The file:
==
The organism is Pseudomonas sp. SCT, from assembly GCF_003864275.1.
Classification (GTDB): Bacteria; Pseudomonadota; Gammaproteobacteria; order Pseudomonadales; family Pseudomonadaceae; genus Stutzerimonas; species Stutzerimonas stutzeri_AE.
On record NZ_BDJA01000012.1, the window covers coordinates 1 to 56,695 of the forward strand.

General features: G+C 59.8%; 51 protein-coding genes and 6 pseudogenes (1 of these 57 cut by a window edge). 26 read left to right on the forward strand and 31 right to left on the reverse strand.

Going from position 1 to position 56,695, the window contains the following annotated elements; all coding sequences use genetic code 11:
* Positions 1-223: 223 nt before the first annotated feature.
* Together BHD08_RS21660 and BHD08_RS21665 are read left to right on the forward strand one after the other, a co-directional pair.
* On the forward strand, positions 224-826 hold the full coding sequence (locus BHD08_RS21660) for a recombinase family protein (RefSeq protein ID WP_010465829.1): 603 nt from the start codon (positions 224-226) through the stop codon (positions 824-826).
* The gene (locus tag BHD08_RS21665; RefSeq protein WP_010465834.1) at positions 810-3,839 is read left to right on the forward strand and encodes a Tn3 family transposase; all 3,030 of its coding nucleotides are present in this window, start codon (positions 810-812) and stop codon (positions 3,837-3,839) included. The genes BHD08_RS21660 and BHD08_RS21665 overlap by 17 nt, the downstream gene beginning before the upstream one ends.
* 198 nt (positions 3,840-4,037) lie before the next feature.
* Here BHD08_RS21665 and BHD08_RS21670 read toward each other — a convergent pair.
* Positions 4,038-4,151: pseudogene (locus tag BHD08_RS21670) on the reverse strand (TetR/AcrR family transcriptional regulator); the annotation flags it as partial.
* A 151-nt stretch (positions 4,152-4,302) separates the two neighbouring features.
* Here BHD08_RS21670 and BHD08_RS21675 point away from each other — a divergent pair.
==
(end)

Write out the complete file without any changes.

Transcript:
The organism is Pseudomonas sp. SCT, from assembly GCF_003864275.1.
Classification (GTDB): Bacteria; Pseudomonadota; Gammaproteobacteria; order Pseudomonadales; family Pseudomonadaceae; genus Stutzerimonas; species Stutzerimonas stutzeri_AE.
On record NZ_BDJA01000012.1, the window covers coordinates 1 to 56,695 of the forward strand.

General features: G+C 59.8%; 51 protein-coding genes and 6 pseudogenes (1 of these 57 cut by a window edge). 26 read left to right on the forward strand and 31 right to left on the reverse strand.

Going from position 1 to position 56,695, the window contains the following annotated elements; all coding sequences use genetic code 11:
* Positions 1-223: 223 nt before the first annotated feature.
* Together BHD08_RS21660 and BHD08_RS21665 are read left to right on the forward strand one after the other, a co-directional pair.
* On the forward strand, positions 224-826 hold the full coding sequence (locus BHD08_RS21660) for a recombinase family protein (RefSeq protein ID WP_010465829.1): 603 nt from the start codon (positions 224-226) through the stop codon (positions 824-826).
* The gene (locus tag BHD08_RS21665; RefSeq protein WP_010465834.1) at positions 810-3,839 is read left to right on the forward strand and encodes a Tn3 family transposase; all 3,030 of its coding nucleotides are present in this window, start codon (positions 810-812) and stop codon (positions 3,837-3,839) included. The genes BHD08_RS21660 and BHD08_RS21665 overlap by 17 nt, the downstream gene beginning before the upstream one ends.
* 198 nt (positions 3,840-4,037) lie before the next feature.
* Here BHD08_RS21665 and BHD08_RS21670 read toward each other — a convergent pair.
* Positions 4,038-4,151: pseudogene (locus tag BHD08_RS21670) on the reverse strand (TetR/AcrR family transcriptional regulator); the annotation flags it as partial.
* A 151-nt stretch (positions 4,152-4,302) separates the two neighbouring features.
* Here BHD08_RS21670 and BHD08_RS21675 point away from each other — a divergent pair.